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Next generation experimental aircraft becomes NASA’s newest X-Plane. Meet the sustainable X-66A.

NASA's newest X-Plane - the sustainable X-66A

NASA and Boeing announced on Monday that the aircraft created through the agency’s Sustainable Flight Demonstrator project has been given the designation X-66A by the U.S. Air Force. The goal of this new X-plane is to explore the potential for more sustainable single-aisle aircraft, which are the most commonly used planes for passenger airlines worldwide. Boeing will partner with NASA to construct, test, and fly a full-scale demonstrator aircraft based on the Transonic Truss-Braced Wing concept. This design features extra-long, thin wings supported by diagonal struts, which provide stability during flight.

NASA Administrator Bill Nelson, said,

“At NASA, our eyes are not just focused on stars but also fixated on the sky. The Sustainable Flight Demonstrator builds on NASA’s world-leading efforts in aeronautics as well as climate. The X-66A will help shape the future of aviation, a new era where aircraft are greener, cleaner, and quieter, and create new possibilities for the flying public and American industry alike.”

The X-66A is the first X-plane designed to assist the United States in achieving the net-zero aviation greenhouse gas emissions goal outlined in the White House’s U.S. Aviation Climate Action Plan.

Bob Pearce, associate administrator for NASA’s Aeronautics Research Mission Directorate, who announced the designation at the American Institute of Aeronautics and Astronautics Aviation Forum in San Diego, explained:

“To reach our goal of net zero aviation emissions by 2050, we need transformative aircraft concepts like the ones we’re flying on the X-66A. With this experimental aircraft, we’re aiming high to demonstrate the kinds of energy-saving, emissions-reducing technologies the aviation industry needs.”

NASA and Boeing applied for the X-plane designation soon after the agency announced the Sustainable Flight Demonstrator project award earlier this year. The Air Force grants X-plane status for development programs that aim to create experimental aircraft with revolutionary configurations. Except for a few cases, X-planes are meant to test designs and technologies that can be implemented into other aircraft models, rather than function as prototypes for full production.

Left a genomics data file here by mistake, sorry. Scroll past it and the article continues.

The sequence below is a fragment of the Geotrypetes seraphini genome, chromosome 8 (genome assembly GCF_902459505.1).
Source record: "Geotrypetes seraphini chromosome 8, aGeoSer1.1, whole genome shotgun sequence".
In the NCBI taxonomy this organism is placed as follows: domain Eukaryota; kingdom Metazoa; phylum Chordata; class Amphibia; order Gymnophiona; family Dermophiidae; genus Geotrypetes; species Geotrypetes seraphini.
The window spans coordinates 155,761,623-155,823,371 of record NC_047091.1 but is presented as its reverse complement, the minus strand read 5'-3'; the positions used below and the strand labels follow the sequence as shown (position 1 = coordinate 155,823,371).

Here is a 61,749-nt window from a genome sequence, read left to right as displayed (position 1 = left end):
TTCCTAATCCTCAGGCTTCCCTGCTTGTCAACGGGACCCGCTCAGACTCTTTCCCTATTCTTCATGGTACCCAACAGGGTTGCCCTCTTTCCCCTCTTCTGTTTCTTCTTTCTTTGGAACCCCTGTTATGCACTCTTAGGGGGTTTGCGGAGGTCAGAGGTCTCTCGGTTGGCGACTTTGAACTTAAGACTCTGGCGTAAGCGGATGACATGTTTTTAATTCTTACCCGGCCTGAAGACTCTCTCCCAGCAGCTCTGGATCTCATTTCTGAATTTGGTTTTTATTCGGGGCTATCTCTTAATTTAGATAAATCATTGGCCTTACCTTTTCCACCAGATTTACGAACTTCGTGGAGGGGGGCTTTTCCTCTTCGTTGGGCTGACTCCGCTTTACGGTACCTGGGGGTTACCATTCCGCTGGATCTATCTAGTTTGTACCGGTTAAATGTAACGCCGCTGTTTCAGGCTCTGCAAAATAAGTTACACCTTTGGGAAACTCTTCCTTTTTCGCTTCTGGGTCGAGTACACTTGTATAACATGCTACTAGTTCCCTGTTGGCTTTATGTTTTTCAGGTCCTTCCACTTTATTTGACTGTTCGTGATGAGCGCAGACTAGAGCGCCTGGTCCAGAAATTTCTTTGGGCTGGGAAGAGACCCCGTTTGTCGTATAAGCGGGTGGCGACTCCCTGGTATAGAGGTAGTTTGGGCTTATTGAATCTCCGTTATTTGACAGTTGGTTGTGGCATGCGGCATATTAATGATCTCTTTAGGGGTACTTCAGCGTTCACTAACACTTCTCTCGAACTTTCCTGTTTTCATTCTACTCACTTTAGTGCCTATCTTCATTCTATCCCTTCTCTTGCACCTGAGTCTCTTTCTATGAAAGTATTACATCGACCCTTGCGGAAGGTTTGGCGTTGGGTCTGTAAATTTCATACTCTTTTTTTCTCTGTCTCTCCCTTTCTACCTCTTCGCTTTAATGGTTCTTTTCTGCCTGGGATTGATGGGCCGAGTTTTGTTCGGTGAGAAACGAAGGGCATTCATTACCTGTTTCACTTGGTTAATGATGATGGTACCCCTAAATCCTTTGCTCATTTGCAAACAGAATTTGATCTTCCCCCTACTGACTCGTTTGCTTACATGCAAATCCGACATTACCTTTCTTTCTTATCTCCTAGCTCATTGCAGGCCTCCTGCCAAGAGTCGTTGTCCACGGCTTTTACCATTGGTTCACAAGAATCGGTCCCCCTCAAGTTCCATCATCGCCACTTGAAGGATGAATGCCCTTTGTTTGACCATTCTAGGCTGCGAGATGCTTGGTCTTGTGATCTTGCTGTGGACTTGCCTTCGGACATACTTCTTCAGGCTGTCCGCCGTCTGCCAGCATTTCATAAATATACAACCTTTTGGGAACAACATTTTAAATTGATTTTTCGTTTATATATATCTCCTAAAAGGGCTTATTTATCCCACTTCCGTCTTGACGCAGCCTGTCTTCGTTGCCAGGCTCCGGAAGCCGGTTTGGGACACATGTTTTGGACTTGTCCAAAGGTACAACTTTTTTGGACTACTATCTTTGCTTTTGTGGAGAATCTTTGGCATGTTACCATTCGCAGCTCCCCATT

Todd Citron, Boeing chief technology officer, said,

“We’re incredibly proud of this designation because it means that the X-66A will be the next in a long line of experimental aircraft used to validate breakthrough designs that have transformed aviation. With the learnings gained from design, construction, and flight-testing, we’ll have an opportunity to shape the future of flight and contribute to the decarbonization of aerospace.”

The X-66A is an aircraft that the Air Force named to test Transonic Truss-Braced Wing technology. This technology could reduce fuel consumption and emissions by up to 30% when combined with advancements in propulsion systems, materials, and systems architecture.

Nearly half of worldwide aviation emissions come from single-aisle aircraft, which are heavily used. Creating sustainable versions of these aircraft could greatly reduce emissions.

The history of X-Plan designations

NASA has a long history with the X-plane designation, dating back to the 1940s when the National Advisory Committee for Aeronautics (NACA) jointly created an experimental aircraft program with the Air Force and the U.S. Navy. The X-66A is the latest in a line of NASA X-planes. Additionally, NASA’s Armstrong Flight Research Center in Edwards, California, provides technical expertise and support for several additional X-planes.

For the Sustainable Flight Demonstrator, NASA has a Funded Space Act Agreement with Boeing that will invest $425 million over seven years, while the company and its partners will contribute the remainder of the funding, estimated at about $725 million. NASA will also provide technical expertise and facilities.

The Sustainable Flight Demonstrator project is an activity under NASA’s Integrated Aviation Systems Program and a key element of the agency’s Sustainable Flight National Partnership, which focuses on developing new sustainable aviation technologies.

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